Mohammad Salim was working past midnight, installing water pipe, when he received a phone call. “There is a fire at the shelters,” the caller told him.
Flames had engulfed Jamaat Ali Camp, the collection of wood-and-cardboard homes where his family lived in Jammu, in the far northwest of India.
A Hindu-dominated city, Jammu had also become a haven for people like Mr. Salim, 33, a Muslim Rohingya who had fled persecution in Myanmar. More than 5,000 Rohingya had come here, local authorities estimated, and built a small community on the fringes of society.
Then came the fire on Nov. 26, 2016, a tragedy that set in motion a series of events that ultimately caused Mr. Salim to flee again – this time to Bangladesh, where he now lives on a hill in the world’s most concentrated refugee settlement, surrounded by more than 900,000 other Rohingya, including a small but growing number from India and other parts of Bangladesh.
His 2,100-kilometre voyage to the Chakmarkul camp adds a new dimension to the Rohingya refugee crisis that began when some 700,000 people fled a spasm of violence in Myanmar in late August, 2017.
Now, as their settlements in Bangladesh become more established, they are witnessing new arrivals from elsewhere, too, as other governments crack down on a group that has been called the world’s most persecuted – and as other Rohingya seek the relative comfort and safety of the camps.
Immediately after receiving the early-morning call, Mr. Salim raced home. But it was already too late. He arrived to find the charred bodies of his wife and two children. A third child – a four-year-old son – had somehow managed to crawl out of the blaze, but his body was covered in burns. Twenty-eight days later, the toddler died, too.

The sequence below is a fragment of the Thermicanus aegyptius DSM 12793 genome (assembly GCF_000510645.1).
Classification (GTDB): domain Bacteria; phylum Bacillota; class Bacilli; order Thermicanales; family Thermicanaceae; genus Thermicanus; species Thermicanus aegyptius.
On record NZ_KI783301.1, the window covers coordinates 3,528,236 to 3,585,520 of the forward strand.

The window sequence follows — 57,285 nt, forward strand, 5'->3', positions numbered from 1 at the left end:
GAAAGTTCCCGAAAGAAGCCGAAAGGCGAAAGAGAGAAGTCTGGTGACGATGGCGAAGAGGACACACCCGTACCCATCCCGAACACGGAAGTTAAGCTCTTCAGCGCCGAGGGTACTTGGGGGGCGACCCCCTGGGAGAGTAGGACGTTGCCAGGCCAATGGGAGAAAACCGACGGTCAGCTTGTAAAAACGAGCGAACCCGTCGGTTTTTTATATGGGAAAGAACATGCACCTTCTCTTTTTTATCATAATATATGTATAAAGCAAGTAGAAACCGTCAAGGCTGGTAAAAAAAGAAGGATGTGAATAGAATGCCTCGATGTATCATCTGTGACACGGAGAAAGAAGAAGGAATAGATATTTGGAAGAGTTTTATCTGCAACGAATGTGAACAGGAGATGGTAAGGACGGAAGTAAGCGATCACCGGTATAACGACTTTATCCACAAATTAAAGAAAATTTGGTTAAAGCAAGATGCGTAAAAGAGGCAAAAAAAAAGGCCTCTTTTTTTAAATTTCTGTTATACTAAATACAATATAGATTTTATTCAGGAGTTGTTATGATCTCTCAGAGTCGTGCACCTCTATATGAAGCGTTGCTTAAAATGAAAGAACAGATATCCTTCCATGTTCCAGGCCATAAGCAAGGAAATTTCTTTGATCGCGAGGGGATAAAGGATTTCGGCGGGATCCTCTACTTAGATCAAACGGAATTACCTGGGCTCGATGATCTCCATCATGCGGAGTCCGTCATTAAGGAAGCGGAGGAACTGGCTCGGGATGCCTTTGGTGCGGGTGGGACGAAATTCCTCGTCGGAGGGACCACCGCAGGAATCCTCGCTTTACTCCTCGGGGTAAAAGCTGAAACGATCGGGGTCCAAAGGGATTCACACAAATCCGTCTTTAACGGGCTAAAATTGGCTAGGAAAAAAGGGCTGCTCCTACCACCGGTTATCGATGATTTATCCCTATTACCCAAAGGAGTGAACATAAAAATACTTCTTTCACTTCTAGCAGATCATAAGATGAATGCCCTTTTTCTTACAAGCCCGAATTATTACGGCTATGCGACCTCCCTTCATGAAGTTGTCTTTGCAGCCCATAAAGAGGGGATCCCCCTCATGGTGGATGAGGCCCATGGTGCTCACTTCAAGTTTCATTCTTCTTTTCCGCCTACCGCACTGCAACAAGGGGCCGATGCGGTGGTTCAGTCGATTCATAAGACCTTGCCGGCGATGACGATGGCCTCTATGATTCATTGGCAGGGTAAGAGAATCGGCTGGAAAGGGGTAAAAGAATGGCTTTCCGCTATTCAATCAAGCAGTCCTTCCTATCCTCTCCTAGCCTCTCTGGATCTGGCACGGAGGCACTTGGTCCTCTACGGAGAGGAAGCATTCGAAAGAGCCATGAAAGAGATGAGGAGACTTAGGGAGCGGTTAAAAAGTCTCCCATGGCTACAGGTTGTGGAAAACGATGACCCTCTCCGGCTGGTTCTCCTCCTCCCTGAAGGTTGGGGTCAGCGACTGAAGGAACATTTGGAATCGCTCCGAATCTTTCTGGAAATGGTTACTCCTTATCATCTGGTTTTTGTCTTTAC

The cause of the fire was never determined. But it has been followed in India by fires in other Rohingya settlements – with a Hindu nationalist leader claiming responsibility on social media in at least one instance.
For many in Jammu, the fire that took Mr. Salim’s family also cast new light on the existence of the Rohingya in the city, becoming “the trigger for politicians to put the issue of the Rohingya and their supposed association with militancy into the spotlight,” the Asia Pacific Refugee Rights Network wrote in early 2017.
In the months and years that followed, Rohingya in India were labelled “infiltrators,” suspected of collaborating with local Islamic militants and urged to leave. Under Prime Minister Narendra Modi, the Indian government has called the Rohingya a “security threat” and asked state governments to identify and deport them. Last September, Union Home Minister Rajnath Singh said “the Rohingya are not refugees.” Days later, he said states had been ordered to collect biometric data of the “illegal migrants.”
In Mr. Salim’s hometown, the shifting political winds became quickly apparent. Rohingya are “living in Jammu illegally and want to criminalize our society,” Paviter Singh, leader of a local group called the Jammu Province People's Forum, told UCA News in early 2018.
“The Hindus told us: This is not your place. You have to leave,” Mr. Salim said. He had trouble finding work. Eventually, he gathered enough money to escape to Bangladesh.